The Honorable Kathleen Stephens, U.S. Ambassador to South Korea, has witnessed a three-pronged transformation in the country since she first arrived as a Peace Corps worker in 1975. But the diplomat rejects the notion of a “Korean Miracle,” as the transformation is sometimes called.
“It wasn’t a miracle,” she said Sept. 15 at Thunderbird School of Global Management in Glendale, Ariz. “It was hard work, a lot of determination and good policy.”
Stephens visited Thunderbird as part of a U.S. tour organized by the Korea Economic Institute in Washington. Her audience included students, faculty, staff and about two dozen SK Group managers from Seoul, who are on campus for four months of management and language education.
“Korea was a recipient of development assistance when I arrived in the Peace Corps,” she said. “Now, Korea is a donor in its own right.”
The nation of 48 million has emerged as the United States’ seventh-largest trading partner. In the other direction, the United States has become South Korea’s second-largest trading partner after China. Stephens called the transformation a case study of success in U.S. foreign policy.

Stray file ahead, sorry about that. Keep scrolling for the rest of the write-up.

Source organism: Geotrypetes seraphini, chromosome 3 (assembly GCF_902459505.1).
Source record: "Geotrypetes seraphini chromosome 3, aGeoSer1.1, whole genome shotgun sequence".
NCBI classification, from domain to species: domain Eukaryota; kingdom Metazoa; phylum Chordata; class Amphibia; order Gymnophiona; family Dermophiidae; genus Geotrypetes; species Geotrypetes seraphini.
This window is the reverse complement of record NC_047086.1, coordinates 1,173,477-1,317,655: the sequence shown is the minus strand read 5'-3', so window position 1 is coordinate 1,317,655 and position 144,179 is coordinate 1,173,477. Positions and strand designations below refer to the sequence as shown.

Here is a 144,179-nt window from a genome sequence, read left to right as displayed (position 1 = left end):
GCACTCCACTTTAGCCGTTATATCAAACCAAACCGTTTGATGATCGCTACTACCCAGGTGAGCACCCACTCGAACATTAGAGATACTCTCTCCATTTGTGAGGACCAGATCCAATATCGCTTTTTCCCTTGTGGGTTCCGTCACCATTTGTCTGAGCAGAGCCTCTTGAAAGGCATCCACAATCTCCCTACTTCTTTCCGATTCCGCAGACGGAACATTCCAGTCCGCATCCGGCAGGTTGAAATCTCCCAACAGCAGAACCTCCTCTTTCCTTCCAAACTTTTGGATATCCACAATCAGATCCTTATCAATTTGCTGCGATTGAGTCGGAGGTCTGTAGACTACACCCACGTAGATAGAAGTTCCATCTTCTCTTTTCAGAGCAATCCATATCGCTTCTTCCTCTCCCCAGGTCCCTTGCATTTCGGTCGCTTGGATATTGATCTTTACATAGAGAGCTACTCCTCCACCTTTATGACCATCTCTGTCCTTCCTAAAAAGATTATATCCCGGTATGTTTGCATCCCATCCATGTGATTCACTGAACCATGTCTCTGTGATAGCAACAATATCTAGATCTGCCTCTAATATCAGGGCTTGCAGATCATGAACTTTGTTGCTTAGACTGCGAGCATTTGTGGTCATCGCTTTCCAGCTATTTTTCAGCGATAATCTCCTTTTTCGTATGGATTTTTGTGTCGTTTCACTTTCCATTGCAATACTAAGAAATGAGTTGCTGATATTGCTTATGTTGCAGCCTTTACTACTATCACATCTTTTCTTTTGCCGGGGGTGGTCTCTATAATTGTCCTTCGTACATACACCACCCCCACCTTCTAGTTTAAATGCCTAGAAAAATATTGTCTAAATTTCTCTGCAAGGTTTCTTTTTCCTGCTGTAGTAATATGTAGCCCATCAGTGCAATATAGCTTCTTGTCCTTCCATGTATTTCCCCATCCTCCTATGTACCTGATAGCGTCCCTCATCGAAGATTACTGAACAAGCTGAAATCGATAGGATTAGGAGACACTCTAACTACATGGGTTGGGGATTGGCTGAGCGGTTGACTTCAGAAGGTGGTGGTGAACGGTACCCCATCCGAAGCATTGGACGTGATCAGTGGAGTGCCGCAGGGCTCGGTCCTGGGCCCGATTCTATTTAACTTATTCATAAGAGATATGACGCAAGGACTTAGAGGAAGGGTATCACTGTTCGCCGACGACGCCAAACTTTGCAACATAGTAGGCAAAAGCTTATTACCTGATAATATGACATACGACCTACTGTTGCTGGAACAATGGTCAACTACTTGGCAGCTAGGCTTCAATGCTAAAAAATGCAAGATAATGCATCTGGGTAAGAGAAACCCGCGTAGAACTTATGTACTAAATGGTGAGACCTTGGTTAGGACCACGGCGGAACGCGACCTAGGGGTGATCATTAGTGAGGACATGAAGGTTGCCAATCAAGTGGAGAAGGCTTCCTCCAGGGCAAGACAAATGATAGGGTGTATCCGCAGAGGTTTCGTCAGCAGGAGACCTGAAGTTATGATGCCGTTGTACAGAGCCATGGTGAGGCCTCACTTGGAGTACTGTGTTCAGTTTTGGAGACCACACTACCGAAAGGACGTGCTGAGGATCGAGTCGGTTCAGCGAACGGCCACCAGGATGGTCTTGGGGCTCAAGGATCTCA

She described three specific movements she has witnessed over the past 30 years.
The first transformation involves the emergence of the Korean economy.
Stephens said the country, once known as the “Hermit Kingdom,” had dim prospects in the 1960s following the Korean War. The country had few ties to the outside world, few resources and many security threats.
But Stephens saw strong determination when she first visited the country. “There was a sense of hope and change and optimism in the air,” she sad.
In the decades that followed, Korea developed strong trade partnerships with the United States, India, Europe, China, Australia, New Zealand and other countries.
“They’re not standing still,” said Stephens, who urged the ratification of the Korea-U.S. Free Trade Agreement signed June 30, 2007.
The second transformation involves the emergence of Korea as a democratic republic.
Stephens said few people gave democracy much chance in Korea following the war, but the nation pressed forward. She said she enjoys walking through Seoul 30 years later and hearing the diversity of viewpoints that thrive among the people.
“Candidates from among the political spectrum have held office,” said Stephens, who speaks Korean.
The third transformation involves the emergence of the Korean relationship with the United States.
“I can’t think of two more natural partners than the United States and Korea,” Stephens said.
She said the partnership manifests itself in Korea, where the goal remains a peninsula whole, free and at peace. But the partnership also manifests itself globally and through millions of personal relationships.
More than 800,000 Korean tourists visited the United States in 2008, and Korea also provides the largest foreign student population in the United States.
“Koreans are investing their most precious resource — their children — in our education system,” she said.